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Ways To Start Incorporating Self-Care Into Your Daily Routine

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You may have heard the term self-care thrown around a lot in the past year. The term was popular on search engines during the 2016 election cycle and peaked in the spring of 2020 at the beginning of the pandemic.

There are many forms of self-care. For some it might be things like therapy, for others long bubble baths will do the trick. But self-care can also be simple steps you work into your daily routine.

Lake Effect’s Mallory Cheng talks with Patrick Parker and Shelly Smith — they’re both licensed marriage and family therapists from Good Human Work. The two mental health professionals were featured in the latest Milwaukee Magazine issue where they share some ways to practice self-care.

Smith, co-founder of Good Human Work, has seen firsthand the mental health toll the pandemic has exasperated. She says, "We’re all seemingly trying to move forward and forget that happened, but our emotions might not want to be moving on quite as fast as we are. And so there needs to be a bit of tending to that and a bit of healing."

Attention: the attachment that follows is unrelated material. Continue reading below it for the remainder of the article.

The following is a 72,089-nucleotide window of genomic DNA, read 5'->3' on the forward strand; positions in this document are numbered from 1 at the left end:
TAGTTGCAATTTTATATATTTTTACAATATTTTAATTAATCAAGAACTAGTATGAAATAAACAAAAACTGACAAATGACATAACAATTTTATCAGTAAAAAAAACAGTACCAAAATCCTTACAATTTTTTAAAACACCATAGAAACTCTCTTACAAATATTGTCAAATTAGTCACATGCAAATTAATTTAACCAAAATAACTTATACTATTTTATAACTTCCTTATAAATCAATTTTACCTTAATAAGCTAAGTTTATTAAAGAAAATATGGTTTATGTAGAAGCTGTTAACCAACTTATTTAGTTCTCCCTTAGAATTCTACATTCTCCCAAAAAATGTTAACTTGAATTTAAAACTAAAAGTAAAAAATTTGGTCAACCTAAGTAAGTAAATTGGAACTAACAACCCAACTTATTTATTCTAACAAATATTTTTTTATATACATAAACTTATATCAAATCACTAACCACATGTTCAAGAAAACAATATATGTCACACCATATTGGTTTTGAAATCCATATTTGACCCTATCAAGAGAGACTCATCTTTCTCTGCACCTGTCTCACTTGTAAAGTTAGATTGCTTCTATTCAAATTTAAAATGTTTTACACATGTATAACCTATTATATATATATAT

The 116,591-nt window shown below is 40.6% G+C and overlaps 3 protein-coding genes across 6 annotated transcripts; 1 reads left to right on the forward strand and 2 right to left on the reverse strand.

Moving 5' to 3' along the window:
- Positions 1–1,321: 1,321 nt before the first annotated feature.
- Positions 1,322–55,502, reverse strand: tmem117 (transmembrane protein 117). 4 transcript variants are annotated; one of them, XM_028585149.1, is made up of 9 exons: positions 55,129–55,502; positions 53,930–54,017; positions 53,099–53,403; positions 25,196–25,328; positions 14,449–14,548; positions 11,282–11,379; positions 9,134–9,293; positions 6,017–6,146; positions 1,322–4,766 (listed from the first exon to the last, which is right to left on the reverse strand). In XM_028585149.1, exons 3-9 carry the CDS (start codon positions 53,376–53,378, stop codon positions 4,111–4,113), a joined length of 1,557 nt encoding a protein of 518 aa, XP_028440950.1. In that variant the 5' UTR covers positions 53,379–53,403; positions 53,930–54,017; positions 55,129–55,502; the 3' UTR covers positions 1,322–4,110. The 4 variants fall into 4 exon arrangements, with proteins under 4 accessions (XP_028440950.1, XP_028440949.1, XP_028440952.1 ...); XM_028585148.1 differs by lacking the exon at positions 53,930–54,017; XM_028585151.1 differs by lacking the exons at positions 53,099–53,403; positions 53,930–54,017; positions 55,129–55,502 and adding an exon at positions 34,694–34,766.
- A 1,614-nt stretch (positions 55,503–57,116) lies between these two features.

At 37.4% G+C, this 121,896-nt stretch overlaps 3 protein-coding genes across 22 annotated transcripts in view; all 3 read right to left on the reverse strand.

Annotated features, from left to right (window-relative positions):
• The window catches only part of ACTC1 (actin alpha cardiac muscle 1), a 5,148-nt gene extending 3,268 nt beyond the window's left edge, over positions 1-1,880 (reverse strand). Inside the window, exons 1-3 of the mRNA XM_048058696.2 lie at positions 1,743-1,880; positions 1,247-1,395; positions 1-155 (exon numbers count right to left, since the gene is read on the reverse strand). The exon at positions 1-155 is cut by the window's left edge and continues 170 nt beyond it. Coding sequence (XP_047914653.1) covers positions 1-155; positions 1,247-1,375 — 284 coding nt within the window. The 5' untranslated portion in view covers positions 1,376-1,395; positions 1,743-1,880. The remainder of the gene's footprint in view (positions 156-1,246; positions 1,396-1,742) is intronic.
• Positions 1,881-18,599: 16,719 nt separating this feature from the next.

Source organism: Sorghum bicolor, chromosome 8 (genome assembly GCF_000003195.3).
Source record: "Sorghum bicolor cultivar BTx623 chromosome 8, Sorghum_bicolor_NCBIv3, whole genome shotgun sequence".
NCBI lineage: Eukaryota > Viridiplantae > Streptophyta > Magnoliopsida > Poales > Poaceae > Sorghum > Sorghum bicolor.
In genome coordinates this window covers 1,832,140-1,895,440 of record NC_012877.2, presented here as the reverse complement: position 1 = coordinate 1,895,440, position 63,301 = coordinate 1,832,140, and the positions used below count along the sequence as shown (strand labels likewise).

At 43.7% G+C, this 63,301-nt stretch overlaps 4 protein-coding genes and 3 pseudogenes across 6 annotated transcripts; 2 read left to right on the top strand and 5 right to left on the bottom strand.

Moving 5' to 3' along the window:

Meanwhile, Parker encourages people to do absolutely nothing as a starting point to self-care. He says, "Sometimes the best care for ourself is to just slow things down enough to be at peace for a short period of time."

Parker has heard from clients over and over on how difficult it is to start self-care. He attributes that hesitancy to the cultural expectation to constantly be working, and emphasizes there needs to be a change, "As a society, if we can get more comfortable and accept if somebody needs a week off and need to do nothing, ... we should accept them without a need for an explanation," Parker says.

Both emphasize that self-care doesn't always need to cost anything or be an appointment with a therapist. Smith says, "There are all these different needs we have and self-care looks a lot like listening to ourselves figuring out where those intimate needs are and then pinpointing what can help with that."

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